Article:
Magazine article Marketing

POP: It's Not All about Price

Magazine article Marketing

POP: It's Not All about Price

Article excerpt

Promotions have long been POP's domain, but, writes Nicola Cottam, the medium can help build brands too.

The emergence of plasma screens in retail outlets around two years ago appeared to mark the dawning of a new era of employing in-store marketing to build brands. But while brands fell over themselves to adopt the technological advancements in the realms of point-of-purchase (POP), the medium continues to be regarded as a mere promotional tool.

Brands' willingness to take a gamble on such new technology does, however, indicate the value they place on POP. This is a view that has spread across the industry over the past three years in particular, as a lot more emphasis has been placed on POP to enhance a brand's presence.

Charles Kessler, deputy chairman at POP specialist Kesslers International, explains: 'POP is one of the few marketing tools which works for all three vital categories: the brand, the retailer and the consumer. POP display also offers a perfect brand-communication vehicle to cross international boundaries, and it communicates to a mass audience. This is crucial considering the declining impact of advertising, and is illustrated by Procter & Gamble's announcement that it intends to reduce advertising on television from 90% to 80% or below.'

There are still some sceptics who doubt the efficacy of POP to build brands but, generally, the message is getting through to marketers. The result is some highly successful POP executions, with floor graphics, sensory activities and lifestyle promotional links all effectively bringing the brand message home to consumers. The Simpson Group, for example, has just launched a POP concept in the gaming retail industry, which informs consumers about how computer games work using in-store imagery that literally 'jumps off the shelf'.

The agency's group sales and marketing director, David Pass, says that such innovation in POP is key to developing a brand. 'POP is about engaging customers and, at the moment, we are looking at ways of bringing it alive using electronic lights and paper that can emit light, for use in gondola ends or on free-standing units. A successful POP strategy can consistently result in double-digit sales uplifts, and sometimes it can be as much as 40% or 50%, especially if the product has been taken off the shelf and put on a dedicated stand.'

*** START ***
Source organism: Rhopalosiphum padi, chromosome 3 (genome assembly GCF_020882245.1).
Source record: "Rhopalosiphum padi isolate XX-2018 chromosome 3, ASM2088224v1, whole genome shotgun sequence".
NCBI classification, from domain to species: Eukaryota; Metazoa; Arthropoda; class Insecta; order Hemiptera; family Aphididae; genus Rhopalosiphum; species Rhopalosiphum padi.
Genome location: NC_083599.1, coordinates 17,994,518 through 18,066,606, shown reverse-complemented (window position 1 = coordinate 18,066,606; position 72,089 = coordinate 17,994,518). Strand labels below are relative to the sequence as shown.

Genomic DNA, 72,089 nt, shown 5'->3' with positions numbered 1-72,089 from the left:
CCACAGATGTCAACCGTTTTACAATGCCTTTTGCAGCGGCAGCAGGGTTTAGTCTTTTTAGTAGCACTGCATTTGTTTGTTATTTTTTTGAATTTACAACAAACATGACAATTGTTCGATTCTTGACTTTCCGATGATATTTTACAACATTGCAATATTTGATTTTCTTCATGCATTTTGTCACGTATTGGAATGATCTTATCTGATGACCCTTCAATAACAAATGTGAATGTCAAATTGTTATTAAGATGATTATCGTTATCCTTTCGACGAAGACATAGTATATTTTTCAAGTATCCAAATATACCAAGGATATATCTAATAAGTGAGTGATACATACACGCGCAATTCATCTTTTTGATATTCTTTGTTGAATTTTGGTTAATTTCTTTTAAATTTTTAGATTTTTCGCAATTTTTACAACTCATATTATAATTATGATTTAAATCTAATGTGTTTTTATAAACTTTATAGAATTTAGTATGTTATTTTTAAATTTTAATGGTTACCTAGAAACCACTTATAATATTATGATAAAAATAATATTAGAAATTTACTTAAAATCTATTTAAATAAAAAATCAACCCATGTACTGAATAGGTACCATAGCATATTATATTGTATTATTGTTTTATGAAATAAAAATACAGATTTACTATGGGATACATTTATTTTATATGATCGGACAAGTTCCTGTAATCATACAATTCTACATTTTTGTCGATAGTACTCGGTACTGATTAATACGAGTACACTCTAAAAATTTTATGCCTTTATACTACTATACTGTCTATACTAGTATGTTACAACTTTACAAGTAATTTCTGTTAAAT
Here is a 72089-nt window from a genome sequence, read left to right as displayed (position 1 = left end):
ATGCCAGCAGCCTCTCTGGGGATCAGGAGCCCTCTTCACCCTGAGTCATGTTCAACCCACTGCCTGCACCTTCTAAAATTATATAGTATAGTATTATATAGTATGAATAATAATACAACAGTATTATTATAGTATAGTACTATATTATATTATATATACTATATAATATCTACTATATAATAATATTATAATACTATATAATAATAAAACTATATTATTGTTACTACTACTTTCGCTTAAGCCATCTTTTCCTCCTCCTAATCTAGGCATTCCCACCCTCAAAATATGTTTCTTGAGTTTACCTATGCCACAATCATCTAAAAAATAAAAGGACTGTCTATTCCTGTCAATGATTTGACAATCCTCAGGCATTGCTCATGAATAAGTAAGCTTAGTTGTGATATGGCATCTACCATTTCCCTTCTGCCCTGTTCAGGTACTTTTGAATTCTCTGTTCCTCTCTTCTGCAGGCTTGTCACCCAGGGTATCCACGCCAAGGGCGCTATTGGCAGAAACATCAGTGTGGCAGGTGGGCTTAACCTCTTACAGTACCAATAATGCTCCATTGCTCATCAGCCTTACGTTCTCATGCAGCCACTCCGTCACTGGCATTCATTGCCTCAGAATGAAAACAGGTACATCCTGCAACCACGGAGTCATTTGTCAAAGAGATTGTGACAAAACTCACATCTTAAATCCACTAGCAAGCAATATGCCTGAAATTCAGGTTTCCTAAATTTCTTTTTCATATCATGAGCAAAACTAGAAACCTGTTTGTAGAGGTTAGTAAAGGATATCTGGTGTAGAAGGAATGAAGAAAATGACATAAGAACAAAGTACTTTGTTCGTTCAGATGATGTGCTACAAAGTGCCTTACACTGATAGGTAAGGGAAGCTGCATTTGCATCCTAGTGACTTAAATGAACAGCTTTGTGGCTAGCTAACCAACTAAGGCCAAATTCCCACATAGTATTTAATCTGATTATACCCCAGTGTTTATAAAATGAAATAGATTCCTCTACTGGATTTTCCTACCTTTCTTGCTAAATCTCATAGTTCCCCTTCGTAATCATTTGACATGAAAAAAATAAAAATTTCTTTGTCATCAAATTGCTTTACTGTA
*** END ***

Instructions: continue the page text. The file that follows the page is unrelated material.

Cocktail Marketing, which specialises in developing strategic endorsements between brands, has executed high-profile campaigns involving the Lawn Tennis Association and Thorntons chocolates, and Odeon cinemas with, among others. Chief executive Chris Reed believes that brand endorsements through lifestyle associations are hard to beat as marketing tools. 'The partnership between Odeon and was mutually beneficial,' he says. ' was able to benefit from Odeon's extensive pounds 1.8m media campaign through endorsements and Odeon benefited from increased ticket sales due to the incentive of a free DVD offer from The brands' close lifestyle associations were key to the campaign's success.'

This targeted rationale is an important component in POP campaigns, confirms Phillipe Von Staussenberg, executive chairman at Mood Media Group. 'POP needs to target a specific interested audience. Tesco found it impossible to work with plasma screens because, with 20,000 items in-store, it was unworkable. For retailers such as Gap and Mango, however, TV promotions played in-store are perfect because the audience relates to the products. Toni&Guy's in-store video is fantastic. It is an ideal location for video because there is a captive audience.'

If POP is to be effective in building a brand, however, it must form part of an integrated campaign.Gekko marketing director Daniel Todaro cites Coke Zero as an example. 'A large budget was invested in POP, which includes displays and rebranding of stores,' he says. 'While it is great to see recognition of the benefits of POP in driving sales, the activity would not have been successful without the advertising and print campaign, which launched the brand to consumers, raised awareness and drove people to look for the product in-store. …

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